A New Zealand River Has Human Rights. Now Will Modern Law Come to Its Senses?

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Our System of law has the rights issue exactly backward. But humanity is slowly reawakening to the simple logic that Mother Earth’s rights must come before human rights.

(Originally published by YES! Magazine, July 7, 2017)

It was a stunning breakthrough in a rights issue that could be a crucial step toward ensuring a human future. In March 2017, New Zealand passed the Te Awa Tupua Bill making New Zealand’s Whanganui river a legal living person. It became the first river in the world to hold the same legal rights, responsibilities, and liabilities as a human person. For the Maori people of New Zealand, it was an historic victory in a 140-year struggle to gain recognition of the river as an ancestor of the tribe. And it quickly had a major consequence far beyond New Zealand’s borders.

Only two weeks later, citing the New Zealand law as precedent, a court in the northern Indian state of Uttarakhand declared the Ganges River and its main tributary, the Yamuna River, to have the status of living human entities. Henceforth, polluting or damaging these rivers will be a legal equivalent to harming a person.

I learned of New Zealand’s breakthrough from my longtime friend and colleague Shannon Biggs, Executive Director of Movement Rights, and co-founder of the Global Alliance for the Rights of Nature. Shannon and her Movement Rights co-founder Pennie Opal Plant traveled to New Zealand last November as guests of New Zealand’s original people, the Maori, to learn and share with the world the lessons of their historic victory. Shannon further elaborates those lessons in her report published in Earth Island Journal.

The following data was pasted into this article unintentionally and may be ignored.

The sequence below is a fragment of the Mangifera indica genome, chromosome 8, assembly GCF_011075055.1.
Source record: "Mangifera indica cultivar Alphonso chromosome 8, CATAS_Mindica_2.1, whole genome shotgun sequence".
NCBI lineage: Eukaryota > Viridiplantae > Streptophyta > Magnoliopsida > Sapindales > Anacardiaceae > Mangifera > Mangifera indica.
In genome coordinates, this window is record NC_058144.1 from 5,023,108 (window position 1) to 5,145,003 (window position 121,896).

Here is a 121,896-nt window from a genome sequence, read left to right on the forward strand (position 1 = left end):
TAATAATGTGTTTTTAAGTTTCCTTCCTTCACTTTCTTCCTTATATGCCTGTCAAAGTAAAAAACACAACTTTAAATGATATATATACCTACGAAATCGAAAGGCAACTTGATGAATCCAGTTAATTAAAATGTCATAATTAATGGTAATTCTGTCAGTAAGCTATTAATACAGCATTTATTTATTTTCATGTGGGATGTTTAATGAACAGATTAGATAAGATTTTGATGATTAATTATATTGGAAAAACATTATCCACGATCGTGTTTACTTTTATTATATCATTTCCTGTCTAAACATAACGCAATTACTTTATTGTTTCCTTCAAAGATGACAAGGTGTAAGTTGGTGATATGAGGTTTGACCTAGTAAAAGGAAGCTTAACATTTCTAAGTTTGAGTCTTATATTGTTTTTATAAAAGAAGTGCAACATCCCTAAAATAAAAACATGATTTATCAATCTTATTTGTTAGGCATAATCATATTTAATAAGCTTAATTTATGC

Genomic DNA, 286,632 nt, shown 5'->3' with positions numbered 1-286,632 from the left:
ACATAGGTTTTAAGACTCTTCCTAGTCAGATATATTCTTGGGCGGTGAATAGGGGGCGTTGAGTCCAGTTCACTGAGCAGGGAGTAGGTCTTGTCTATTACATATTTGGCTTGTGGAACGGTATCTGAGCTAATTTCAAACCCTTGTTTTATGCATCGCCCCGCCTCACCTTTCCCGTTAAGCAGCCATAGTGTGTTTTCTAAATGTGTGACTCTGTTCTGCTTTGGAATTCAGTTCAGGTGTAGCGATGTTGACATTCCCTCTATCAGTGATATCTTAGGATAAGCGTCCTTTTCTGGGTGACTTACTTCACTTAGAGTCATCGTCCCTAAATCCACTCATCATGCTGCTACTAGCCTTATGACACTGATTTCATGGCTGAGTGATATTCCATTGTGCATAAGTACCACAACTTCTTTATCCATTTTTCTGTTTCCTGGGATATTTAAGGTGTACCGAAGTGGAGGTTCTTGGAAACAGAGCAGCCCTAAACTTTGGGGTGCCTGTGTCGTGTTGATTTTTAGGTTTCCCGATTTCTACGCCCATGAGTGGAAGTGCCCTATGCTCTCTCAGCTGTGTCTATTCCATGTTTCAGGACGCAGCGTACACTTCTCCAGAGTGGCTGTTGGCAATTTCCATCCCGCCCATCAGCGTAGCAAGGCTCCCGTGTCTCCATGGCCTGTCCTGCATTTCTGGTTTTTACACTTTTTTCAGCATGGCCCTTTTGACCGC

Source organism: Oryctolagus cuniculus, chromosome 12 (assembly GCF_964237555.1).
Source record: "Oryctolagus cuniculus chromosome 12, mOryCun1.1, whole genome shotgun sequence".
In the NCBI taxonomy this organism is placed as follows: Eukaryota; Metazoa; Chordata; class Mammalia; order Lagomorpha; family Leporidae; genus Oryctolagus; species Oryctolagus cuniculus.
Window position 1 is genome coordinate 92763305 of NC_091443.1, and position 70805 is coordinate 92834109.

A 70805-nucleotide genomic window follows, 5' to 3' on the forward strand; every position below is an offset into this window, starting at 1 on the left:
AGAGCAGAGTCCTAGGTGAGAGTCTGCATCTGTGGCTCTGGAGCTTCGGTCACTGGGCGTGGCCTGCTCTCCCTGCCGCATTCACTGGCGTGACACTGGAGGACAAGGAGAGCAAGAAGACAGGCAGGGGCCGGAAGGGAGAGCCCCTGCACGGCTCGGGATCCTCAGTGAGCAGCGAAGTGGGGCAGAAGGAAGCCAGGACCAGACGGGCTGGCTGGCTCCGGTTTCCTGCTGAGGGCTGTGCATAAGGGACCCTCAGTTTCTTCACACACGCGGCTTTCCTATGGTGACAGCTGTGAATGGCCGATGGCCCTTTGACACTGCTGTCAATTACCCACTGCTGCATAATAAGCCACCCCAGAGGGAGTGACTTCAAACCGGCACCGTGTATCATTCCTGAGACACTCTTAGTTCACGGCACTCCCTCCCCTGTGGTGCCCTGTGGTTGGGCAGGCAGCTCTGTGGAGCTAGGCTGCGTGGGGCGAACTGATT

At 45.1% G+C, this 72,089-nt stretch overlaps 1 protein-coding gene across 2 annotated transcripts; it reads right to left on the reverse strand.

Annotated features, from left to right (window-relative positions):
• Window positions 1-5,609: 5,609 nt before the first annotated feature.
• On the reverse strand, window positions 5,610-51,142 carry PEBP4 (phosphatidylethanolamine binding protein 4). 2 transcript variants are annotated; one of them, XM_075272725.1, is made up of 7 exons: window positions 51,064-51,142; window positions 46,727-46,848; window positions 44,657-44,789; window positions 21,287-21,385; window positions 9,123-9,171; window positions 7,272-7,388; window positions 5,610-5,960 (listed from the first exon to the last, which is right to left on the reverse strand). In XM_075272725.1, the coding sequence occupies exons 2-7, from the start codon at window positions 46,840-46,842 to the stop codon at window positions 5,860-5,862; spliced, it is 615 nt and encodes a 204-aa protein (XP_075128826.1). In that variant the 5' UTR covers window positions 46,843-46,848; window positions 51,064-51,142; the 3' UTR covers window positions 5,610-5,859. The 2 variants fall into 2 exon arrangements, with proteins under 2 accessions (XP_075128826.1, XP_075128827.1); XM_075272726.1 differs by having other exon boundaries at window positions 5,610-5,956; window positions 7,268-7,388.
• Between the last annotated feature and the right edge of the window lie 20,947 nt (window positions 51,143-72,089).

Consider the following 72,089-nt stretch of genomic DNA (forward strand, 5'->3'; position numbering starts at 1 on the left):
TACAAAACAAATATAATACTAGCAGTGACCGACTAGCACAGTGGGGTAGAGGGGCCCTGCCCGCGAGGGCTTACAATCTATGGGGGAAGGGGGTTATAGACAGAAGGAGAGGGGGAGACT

Humanity is slowly reawakening to the essential truth that nature, the living Earth—or as many indigenous peoples prefer—our Earth Mother— is the source of our human existence and essential to our nurture. It is simple logic that Her needs must come before ours. That in turn implies that Earth’s rights must come even before human rights.

Modern law has the rights issue exactly backward.

This logic has sweeping implications for a modern system of law that gives corporations more rights than people and nature no rights at all. It is self-evident that just as our human existence depends on the health and well-being of a living Earth, the existence of corporations depends on the health and well-being of human society. At its foundation, modern law has the rights issue exactly backward.

Significant as New Zealand’s action is, it represents only a first step in an essential rethinking and restructuring of a system of law crafted by the rulers of an Imperial Civilization to secure their personal power and privilege. The system is ill suited to the needs of an Ecological Civilization expected to meet the needs of all in a balanced co-productive relationship with our living Earth Mother.

We organized around the rivers, forests, and prairies.

In our transition from Imperial to Ecological Civilization, we have much to learn from indigenous peoples as humanity’s elders—keepers of our human memory of a time when we all saw ourselves as part of nature. Earth cared for us and we cared for her. We organized around tribal territories that defined the rivers, streams, forests, and prairies on which we depended for our means of living and which we honored as our ancestors—a concept remarkably consonant with our modern scientific understanding of evolution. No individual had an exclusive claim or right to destroy or to sell a portion of that territory in disregard of the present or future needs of others.

Living with nature came easily and naturally to humans when our dependence on her was inescapably self-evident. Now, despite our technological sophistication, the fact we are reaching the limits of Earth’s capacity, makes our dependence on her once again self-evident.

The anomalies created by declaring a river to be a living person with all the rights, responsibilities, and liabilities thereof forces us to rethink and revise the foundational principles of modern law. What is the river’s liability to a person whose lands it floods or the swimmer it drowns? How are the seemingly intractable conflicts between legally proclaimed rights of nature, humans, and corporations to be resolved?

My thanks to the Maori people who persevered through a 140-year struggle to compel us all to address these essential questions.

2017-07-07T15:28:00+00:00 July 7th, 2017|Categories: YES! Column|